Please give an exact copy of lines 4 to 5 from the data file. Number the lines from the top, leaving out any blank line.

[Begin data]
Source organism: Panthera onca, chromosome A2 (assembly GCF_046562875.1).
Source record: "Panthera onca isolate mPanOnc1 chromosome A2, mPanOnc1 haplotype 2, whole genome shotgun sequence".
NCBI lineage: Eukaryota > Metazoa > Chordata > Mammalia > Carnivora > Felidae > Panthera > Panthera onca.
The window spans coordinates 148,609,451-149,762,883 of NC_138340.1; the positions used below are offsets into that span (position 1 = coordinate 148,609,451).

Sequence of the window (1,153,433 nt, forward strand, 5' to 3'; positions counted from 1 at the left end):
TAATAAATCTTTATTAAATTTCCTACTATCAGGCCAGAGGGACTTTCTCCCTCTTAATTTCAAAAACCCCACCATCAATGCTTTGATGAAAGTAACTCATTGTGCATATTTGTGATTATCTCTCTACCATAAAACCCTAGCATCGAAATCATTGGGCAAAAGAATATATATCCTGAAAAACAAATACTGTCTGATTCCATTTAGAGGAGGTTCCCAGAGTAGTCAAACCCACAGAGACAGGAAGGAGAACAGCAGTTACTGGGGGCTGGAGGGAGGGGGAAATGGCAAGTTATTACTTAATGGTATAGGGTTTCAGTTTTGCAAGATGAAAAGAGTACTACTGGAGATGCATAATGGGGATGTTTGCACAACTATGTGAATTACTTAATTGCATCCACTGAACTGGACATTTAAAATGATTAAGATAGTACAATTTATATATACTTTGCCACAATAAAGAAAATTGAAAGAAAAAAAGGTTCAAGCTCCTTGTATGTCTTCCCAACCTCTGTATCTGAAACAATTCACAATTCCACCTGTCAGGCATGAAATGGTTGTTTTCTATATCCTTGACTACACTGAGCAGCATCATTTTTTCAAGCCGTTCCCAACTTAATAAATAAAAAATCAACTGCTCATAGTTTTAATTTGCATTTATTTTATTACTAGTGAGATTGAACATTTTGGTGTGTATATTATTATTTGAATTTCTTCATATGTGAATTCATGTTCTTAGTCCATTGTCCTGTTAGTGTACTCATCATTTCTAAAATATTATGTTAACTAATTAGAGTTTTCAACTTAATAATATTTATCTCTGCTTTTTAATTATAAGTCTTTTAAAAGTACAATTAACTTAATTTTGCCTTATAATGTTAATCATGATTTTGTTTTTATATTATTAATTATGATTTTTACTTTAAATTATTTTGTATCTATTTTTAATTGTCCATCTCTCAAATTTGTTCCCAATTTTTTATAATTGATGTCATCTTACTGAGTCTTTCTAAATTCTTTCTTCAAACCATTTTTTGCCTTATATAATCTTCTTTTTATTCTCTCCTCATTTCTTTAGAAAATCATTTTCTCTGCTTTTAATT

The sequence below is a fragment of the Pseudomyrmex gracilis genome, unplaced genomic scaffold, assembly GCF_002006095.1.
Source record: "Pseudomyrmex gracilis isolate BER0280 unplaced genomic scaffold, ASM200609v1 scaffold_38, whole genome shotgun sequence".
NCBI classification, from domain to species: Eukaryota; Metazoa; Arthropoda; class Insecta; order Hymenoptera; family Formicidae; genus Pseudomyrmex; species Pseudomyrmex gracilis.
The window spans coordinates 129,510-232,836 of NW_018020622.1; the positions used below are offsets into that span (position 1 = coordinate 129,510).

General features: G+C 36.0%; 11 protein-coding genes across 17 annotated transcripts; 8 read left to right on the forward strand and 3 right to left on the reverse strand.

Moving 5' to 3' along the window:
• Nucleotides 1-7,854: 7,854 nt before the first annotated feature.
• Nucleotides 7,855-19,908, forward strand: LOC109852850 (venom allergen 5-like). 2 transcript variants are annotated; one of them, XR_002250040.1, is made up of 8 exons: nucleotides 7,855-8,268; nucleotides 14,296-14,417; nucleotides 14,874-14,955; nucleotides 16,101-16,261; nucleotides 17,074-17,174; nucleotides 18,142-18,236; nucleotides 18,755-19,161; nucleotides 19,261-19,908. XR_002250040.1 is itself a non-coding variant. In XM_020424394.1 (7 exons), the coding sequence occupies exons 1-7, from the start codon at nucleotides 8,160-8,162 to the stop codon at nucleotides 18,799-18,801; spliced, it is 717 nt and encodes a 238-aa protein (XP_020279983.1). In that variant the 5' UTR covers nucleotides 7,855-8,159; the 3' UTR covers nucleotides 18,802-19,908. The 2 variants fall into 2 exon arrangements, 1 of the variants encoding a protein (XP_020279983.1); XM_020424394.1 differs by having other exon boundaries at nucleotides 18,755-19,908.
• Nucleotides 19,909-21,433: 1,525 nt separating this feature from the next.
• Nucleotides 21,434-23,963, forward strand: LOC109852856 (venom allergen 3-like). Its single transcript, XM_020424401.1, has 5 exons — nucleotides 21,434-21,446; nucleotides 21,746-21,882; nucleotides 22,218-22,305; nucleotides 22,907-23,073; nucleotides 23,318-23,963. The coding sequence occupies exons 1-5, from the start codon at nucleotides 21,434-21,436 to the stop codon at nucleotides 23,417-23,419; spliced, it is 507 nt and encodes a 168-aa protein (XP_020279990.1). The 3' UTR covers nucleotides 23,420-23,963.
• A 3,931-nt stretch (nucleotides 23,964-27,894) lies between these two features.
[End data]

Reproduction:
The window spans coordinates 148,609,451-149,762,883 of NC_138340.1; the positions used below are offsets into that span (position 1 = coordinate 148,609,451).

Sequence of the window (1,153,433 nt, forward strand, 5' to 3'; positions counted from 1 at the left end):